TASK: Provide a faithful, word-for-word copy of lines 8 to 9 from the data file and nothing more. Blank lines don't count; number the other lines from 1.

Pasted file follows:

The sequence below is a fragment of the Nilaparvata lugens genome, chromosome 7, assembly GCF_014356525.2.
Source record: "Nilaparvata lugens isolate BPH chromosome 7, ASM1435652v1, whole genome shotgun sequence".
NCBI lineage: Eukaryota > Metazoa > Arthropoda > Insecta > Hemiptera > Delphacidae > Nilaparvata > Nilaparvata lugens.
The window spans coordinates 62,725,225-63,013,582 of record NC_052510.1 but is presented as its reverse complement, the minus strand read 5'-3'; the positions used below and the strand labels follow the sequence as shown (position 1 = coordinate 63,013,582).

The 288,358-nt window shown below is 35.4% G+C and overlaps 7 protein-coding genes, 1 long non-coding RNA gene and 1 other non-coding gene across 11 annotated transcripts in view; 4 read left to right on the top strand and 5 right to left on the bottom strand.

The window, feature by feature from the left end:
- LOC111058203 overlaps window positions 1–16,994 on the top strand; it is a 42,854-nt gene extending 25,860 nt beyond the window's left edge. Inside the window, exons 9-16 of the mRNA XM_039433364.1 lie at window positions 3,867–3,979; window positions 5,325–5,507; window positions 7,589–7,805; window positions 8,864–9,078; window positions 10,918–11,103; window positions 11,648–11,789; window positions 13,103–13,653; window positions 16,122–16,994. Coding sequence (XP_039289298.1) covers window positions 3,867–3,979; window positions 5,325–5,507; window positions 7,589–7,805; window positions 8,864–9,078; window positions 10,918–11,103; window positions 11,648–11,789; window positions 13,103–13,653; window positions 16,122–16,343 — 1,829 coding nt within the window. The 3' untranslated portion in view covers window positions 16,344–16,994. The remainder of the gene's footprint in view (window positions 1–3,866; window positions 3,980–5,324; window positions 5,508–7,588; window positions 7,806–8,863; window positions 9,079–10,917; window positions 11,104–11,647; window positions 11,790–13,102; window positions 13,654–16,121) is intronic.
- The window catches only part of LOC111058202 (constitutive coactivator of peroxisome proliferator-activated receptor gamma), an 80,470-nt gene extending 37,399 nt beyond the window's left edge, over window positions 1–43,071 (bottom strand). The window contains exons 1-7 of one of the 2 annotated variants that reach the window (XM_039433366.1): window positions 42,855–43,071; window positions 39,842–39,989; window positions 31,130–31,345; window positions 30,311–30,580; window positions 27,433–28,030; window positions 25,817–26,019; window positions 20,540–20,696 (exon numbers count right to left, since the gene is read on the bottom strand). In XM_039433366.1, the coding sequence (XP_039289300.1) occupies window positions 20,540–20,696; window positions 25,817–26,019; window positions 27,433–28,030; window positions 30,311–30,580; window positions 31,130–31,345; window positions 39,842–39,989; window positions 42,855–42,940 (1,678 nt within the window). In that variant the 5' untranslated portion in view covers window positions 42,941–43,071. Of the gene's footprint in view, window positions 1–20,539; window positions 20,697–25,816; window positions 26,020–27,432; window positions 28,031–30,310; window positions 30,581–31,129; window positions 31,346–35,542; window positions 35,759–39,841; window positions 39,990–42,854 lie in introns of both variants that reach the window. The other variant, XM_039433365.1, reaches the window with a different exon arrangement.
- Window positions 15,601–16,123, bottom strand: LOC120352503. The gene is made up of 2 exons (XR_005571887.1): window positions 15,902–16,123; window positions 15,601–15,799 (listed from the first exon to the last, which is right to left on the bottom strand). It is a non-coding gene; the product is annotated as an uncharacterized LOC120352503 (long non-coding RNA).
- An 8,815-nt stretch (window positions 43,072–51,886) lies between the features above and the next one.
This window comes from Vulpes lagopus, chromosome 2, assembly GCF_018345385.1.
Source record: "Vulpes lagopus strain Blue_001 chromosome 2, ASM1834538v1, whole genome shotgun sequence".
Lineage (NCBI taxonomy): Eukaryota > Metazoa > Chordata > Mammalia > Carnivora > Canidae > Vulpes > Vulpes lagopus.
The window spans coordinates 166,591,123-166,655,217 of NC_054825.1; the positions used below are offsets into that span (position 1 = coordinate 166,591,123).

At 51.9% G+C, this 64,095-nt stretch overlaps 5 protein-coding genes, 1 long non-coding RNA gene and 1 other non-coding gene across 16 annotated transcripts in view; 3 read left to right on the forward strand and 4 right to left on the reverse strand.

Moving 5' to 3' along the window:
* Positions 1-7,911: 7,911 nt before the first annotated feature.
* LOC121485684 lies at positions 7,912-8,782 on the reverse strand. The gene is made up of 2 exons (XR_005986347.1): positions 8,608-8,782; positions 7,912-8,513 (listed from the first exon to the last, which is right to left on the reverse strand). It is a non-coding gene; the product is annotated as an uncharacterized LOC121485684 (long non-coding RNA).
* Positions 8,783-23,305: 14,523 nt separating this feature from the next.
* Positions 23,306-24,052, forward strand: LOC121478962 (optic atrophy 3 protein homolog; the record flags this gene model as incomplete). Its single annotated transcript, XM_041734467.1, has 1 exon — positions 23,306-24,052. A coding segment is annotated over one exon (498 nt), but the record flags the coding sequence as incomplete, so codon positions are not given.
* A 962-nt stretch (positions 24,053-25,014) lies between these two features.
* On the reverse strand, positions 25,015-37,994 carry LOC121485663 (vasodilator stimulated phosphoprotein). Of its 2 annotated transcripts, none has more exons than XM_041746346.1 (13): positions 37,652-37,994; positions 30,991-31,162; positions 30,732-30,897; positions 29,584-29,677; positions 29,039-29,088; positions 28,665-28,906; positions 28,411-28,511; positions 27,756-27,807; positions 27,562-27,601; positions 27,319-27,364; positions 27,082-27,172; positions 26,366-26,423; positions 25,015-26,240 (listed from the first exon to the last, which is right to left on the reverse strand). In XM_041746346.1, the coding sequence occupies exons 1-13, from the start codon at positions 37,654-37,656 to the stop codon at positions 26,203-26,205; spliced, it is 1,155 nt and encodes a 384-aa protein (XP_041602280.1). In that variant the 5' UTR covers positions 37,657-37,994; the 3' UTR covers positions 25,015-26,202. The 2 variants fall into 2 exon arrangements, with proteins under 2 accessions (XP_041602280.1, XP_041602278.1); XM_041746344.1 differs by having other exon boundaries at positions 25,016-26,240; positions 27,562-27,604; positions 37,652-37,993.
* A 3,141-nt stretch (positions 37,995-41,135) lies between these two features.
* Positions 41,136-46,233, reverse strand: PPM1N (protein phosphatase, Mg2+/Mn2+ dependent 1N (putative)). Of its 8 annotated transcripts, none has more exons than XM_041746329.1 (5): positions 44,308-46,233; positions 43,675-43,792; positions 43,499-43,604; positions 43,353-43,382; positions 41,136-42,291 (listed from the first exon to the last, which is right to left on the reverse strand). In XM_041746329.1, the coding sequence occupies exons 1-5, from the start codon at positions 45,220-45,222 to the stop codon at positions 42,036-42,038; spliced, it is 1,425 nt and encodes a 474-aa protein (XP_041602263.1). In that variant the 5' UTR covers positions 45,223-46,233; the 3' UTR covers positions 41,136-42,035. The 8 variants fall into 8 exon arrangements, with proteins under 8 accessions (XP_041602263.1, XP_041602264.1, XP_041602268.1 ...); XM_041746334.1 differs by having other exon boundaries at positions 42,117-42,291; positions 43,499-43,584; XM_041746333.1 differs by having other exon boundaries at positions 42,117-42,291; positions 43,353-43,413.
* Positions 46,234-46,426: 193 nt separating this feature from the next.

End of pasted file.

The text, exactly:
- The window catches only part of LOC111058202 (constitutive coactivator of peroxisome proliferator-activated receptor gamma), an 80,470-nt gene extending 37,399 nt beyond the window's left edge, over window positions 1–43,071 (bottom strand). The window contains exons 1-7 of one of the 2 annotated variants that reach the window (XM_039433366.1): window positions 42,855–43,071; window positions 39,842–39,989; window positions 31,130–31,345; window positions 30,311–30,580; window positions 27,433–28,030; window positions 25,817–26,019; window positions 20,540–20,696 (exon numbers count right to left, since the gene is read on the bottom strand). In XM_039433366.1, the coding sequence (XP_039289300.1) occupies window positions 20,540–20,696; window positions 25,817–26,019; window positions 27,433–28,030; window positions 30,311–30,580; window positions 31,130–31,345; window positions 39,842–39,989; window positions 42,855–42,940 (1,678 nt within the window). In that variant the 5' untranslated portion in view covers window positions 42,941–43,071. Of the gene's footprint in view, window positions 1–20,539; window positions 20,697–25,816; window positions 26,020–27,432; window positions 28,031–30,310; window positions 30,581–31,129; window positions 31,346–35,542; window positions 35,759–39,841; window positions 39,990–42,854 lie in introns of both variants that reach the window. The other variant, XM_039433365.1, reaches the window with a different exon arrangement.
- Window positions 15,601–16,123, bottom strand: LOC120352503. The gene is made up of 2 exons (XR_005571887.1): window positions 15,902–16,123; window positions 15,601–15,799 (listed from the first exon to the last, which is right to left on the bottom strand). It is a non-coding gene; the product is annotated as an uncharacterized LOC120352503 (long non-coding RNA).